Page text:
The victims, a man and a woman, were first tied to a tree.
Their fingers were hacked off and given out as souvenirs. Next their ears were chopped from their heads. A mob beat the man while a crowd of hundreds watched.
A large corkscrew was then used to mutilate both captives, who were tossed onto a fire and burned. While all this was happening, the onlookers — which included women and children — were served lemonade and deviled eggs.
This isn’t a scene the latest ISIS video in Syria. It’s a homegrown American atrocity that took place in 1904 in Doddsville, Miss.
A black man named Luther Holbert and a woman thought to be his wife were snatched by a lynch mob on suspicion of killing a white landowner. No prosecution, no trial, no finding of guilt.
The deaths were two of 3,959 “racial terror lynchings” in 12 Southern states between 1877 and 1950, according to the Equal Justice Initiative. The Alabama-based legal-rights group spent five years researching such murders, and how they were used to terrify African-American communities.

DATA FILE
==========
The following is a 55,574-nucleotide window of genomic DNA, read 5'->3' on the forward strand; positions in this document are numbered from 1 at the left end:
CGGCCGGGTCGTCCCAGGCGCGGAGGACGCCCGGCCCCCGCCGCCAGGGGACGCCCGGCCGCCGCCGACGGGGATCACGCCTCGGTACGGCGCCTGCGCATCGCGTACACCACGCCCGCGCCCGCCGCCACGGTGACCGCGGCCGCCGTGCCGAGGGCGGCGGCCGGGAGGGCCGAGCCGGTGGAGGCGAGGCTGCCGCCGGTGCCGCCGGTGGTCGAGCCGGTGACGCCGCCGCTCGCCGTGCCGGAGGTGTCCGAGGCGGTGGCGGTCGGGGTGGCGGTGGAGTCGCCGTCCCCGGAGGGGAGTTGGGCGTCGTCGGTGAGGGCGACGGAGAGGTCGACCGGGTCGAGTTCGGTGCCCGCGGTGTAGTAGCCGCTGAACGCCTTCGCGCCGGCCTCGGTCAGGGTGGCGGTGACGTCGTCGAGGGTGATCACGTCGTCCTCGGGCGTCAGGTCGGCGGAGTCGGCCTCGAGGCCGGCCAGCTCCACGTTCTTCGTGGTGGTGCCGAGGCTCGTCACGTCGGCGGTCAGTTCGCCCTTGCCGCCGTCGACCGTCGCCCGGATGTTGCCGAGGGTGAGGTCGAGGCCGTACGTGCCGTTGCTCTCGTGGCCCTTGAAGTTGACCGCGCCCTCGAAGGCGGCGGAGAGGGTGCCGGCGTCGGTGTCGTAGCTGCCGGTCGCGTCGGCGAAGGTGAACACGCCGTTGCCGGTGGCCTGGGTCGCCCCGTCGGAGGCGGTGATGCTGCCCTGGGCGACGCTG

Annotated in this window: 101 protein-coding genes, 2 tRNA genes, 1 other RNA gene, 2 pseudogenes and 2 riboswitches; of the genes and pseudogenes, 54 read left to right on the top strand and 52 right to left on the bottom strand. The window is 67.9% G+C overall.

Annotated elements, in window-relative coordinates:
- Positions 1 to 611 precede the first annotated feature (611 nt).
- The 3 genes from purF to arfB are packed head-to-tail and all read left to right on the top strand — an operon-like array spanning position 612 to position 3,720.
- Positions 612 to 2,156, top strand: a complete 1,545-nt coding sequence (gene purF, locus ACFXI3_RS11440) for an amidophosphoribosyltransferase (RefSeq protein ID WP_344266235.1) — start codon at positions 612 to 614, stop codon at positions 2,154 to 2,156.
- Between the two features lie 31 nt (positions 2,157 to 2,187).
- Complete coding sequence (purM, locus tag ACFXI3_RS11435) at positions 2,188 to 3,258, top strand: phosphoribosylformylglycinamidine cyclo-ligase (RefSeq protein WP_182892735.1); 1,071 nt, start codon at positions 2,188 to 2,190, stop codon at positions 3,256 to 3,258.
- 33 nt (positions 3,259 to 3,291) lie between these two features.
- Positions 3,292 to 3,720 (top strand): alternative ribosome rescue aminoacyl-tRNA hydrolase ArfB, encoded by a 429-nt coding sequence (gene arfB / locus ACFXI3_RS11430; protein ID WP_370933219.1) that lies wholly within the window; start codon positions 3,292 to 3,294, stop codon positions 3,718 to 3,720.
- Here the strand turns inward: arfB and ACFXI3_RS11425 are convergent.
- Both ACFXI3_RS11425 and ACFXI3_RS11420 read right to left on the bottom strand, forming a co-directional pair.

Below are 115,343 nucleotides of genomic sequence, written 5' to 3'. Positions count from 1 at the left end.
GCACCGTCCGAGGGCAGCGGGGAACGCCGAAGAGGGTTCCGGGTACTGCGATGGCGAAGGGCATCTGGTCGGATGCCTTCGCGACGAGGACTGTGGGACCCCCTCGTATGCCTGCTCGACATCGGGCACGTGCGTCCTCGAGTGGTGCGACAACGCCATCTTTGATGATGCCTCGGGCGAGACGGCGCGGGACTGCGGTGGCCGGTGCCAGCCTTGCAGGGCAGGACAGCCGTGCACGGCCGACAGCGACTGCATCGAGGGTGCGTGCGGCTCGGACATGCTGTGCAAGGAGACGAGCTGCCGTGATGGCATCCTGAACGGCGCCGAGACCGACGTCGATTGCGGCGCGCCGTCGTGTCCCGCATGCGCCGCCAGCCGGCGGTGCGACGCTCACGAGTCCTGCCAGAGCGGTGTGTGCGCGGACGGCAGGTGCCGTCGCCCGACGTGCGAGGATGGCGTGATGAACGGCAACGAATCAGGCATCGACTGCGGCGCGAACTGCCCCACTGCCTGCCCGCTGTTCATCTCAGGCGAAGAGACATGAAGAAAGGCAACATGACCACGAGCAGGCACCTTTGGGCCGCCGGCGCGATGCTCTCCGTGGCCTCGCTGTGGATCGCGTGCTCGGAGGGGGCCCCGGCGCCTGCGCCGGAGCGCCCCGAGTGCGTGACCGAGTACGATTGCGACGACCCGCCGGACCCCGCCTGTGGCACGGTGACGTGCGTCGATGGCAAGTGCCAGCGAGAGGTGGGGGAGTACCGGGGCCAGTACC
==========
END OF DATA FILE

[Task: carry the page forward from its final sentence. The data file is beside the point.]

As horrified as we are by the beheadings aired by thugs of the Islamic State, the barbaric spectacles that for decades took place in town squares and public parks across the Deep South were no less monstrous.
Racial lynchings often were staged in a festive carnival atmosphere with large crowds. Sometimes enterprising printers peddled postcards featuring photos of the mangled dead body.
(Please click the link below to read this column on The Miami Herald site-